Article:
'We are a forgotten part of the school system,' say bus drivers concerned about COVID-19
'Still working through' plans for protecting school bus drivers, 1 GTA board says
Many school bus drivers worried about the novel coronavirus are thinking twice about getting back behind the wheel, as school boards across the province work on plans for getting kids to school if in-class instruction resumes in the fall.
Many drivers are older, semi-retired or retired people, a group generally more vulnerable to contracting COVID-19, who drive for extra income to make ends meet. Some are skeptical that school boards and the province will have a workable plan to keep them safe.
Lynn, who doesn't want to be identified for fear of losing shifts, is one of those veteran drivers.
"There's a lot of drivers worried. We have health issues," she told CBC News. "We are a forgotten part of the school system."
She says some are concerned that it will be difficult to physically distance from children and there are no details from the school boards about how they will keep everyone safe.
"It's going to be impossible to get those buses sanitized between runs," she said, adding drivers often do many trips in the mornings and afternoons to multiple schools.
And she says plans appear to be a patchwork of decisions by school boards across the province with no details being shared.
"They're all wanting a firm commitment from drivers if you're returning or not. How can a driver with health issues make a firm commitment if they don't know what the protocols are going to be?"
Still 'working through the details,' boards say
CBC News reached out to two GTA school boards to find out what they're doing to address drivers' concerns.
The Toronto District School Board (TDSB), the country's largest, declined to comment, saying it is not yet ready to share its plans. The Peel District School Board also didn't provide any information, saying it is still "working through the details," subject to approval by the province.
Judy Rice, a school bus driver in the Brantford area, says school boards will have a difficult time retaining drivers.
"I can tell you that the boards are dreaming ... if they think that 90 per cent of drivers will be returning to the job. Closer to 60 per cent would be more realistic," Rice said in an email to CBC Toronto.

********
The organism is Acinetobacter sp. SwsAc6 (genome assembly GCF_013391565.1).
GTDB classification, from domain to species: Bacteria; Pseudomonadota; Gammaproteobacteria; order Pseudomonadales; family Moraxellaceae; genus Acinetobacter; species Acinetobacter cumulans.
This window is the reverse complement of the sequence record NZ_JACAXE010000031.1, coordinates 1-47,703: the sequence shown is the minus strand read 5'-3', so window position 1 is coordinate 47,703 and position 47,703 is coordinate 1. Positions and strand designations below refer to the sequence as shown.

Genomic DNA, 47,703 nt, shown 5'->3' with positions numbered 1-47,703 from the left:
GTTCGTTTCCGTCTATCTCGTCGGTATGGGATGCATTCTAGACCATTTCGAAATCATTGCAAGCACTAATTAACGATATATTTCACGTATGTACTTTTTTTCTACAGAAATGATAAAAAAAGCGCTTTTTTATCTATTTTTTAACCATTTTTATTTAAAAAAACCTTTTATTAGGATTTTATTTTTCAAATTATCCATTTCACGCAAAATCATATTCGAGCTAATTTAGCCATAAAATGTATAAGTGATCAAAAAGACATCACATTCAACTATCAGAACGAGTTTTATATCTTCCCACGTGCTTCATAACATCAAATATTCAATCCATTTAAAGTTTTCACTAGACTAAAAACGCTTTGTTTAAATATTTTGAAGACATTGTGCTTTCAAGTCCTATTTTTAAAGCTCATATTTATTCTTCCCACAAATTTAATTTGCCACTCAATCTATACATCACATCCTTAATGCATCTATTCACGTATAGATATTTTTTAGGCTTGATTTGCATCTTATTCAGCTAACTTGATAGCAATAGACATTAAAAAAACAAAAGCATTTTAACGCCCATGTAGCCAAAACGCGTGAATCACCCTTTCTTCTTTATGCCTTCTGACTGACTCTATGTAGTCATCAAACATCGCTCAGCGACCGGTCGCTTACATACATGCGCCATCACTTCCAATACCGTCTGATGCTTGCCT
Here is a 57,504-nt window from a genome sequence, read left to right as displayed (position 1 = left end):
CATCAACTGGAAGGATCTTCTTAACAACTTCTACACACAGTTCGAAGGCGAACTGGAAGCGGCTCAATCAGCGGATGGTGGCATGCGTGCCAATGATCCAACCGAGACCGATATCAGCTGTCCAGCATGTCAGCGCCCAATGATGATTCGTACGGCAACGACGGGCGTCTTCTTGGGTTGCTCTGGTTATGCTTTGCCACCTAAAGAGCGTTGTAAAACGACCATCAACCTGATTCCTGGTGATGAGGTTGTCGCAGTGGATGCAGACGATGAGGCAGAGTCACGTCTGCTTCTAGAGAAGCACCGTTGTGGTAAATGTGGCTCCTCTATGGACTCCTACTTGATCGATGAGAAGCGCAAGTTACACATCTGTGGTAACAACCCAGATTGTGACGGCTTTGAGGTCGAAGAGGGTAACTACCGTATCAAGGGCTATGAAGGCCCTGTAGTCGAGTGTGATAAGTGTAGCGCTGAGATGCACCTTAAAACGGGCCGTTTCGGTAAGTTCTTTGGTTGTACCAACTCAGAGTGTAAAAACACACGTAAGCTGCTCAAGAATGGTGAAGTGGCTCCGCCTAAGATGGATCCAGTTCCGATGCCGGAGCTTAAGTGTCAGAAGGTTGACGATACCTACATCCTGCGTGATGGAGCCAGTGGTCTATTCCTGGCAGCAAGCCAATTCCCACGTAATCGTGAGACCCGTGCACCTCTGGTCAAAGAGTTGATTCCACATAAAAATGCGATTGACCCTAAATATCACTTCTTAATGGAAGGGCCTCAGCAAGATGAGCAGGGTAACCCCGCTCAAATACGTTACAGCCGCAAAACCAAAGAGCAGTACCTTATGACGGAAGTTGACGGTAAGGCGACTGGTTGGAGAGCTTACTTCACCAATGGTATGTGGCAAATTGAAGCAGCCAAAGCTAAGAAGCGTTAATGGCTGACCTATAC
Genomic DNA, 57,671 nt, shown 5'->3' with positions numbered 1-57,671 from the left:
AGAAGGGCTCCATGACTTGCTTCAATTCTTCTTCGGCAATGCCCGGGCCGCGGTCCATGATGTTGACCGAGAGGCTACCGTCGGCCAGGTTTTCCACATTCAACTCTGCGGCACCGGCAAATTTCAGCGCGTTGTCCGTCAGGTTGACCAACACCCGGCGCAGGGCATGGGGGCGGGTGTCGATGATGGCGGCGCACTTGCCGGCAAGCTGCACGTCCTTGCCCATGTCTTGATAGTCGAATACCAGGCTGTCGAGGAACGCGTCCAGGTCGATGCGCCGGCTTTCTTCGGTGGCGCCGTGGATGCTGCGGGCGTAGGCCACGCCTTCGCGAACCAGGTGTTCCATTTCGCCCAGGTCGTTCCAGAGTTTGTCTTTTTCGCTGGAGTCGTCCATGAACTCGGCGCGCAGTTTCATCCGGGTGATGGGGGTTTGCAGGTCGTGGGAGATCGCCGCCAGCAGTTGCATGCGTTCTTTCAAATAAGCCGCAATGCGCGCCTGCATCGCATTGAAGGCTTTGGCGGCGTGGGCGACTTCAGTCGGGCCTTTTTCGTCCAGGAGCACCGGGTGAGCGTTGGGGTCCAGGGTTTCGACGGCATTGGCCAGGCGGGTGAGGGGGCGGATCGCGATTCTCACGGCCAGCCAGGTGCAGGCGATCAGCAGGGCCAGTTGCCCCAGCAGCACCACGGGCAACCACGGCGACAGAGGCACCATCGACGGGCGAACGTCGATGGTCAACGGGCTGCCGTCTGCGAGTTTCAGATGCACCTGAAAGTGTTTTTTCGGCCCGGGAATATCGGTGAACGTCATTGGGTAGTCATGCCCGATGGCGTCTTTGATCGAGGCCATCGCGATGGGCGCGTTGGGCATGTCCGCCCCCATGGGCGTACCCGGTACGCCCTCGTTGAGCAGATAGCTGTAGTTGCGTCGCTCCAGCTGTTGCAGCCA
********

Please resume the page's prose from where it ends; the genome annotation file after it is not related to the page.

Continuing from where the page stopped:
She expects a deluge of complaints from parents about being excluded from transportation due to boundary revisions, buses not showing up as scheduled, and concerns that drivers and other student are not physically distancing.
She also says the Ministry of Education funding formula used to calculate what each board gets for transportation so it can sign contracts with school bus companies is archaic..
Some drivers are earning $14 an hour, others $17 or $18, while some work for a flat rate no matter how many hours they put in.
Maria Rizzo, a trustee with the Toronto Catholic District School Board, says she and her counterparts on the board debated reopening challenges, including transportation, well into the wee hours of the morning Friday.
"We have a shortage of bus drivers at the best of times and it's my understanding that some of these bus drivers are in a high risk situation," she said,
Rizzo added that if physical distancing requirements are to be maintained, capacity will have to be capped at 20 to 24 students, so more buses will be needed.
She said kids may need to be screened before boarding.The TDSB has also suggested that children may be required to wear PPE on school buses.
"Who is going to monitor the children as they get on the bus whether or not they have a fever or symptomatic of COVID? Hopefully most kids will be able to wear a mask, but that's not going to be the situation for all kids."
Rizzo, who is a former TCDSB chair, says the solution to how to get kids to and from school if they reopen for in-class instruction in the fall will be a combination of different things and not just more buses and drivers.
"We need to do other things to make sure the kids can get to school other than busing kids. If we're not flexible, we're not creative, we're not thinking outside the box, then we're not doing our job."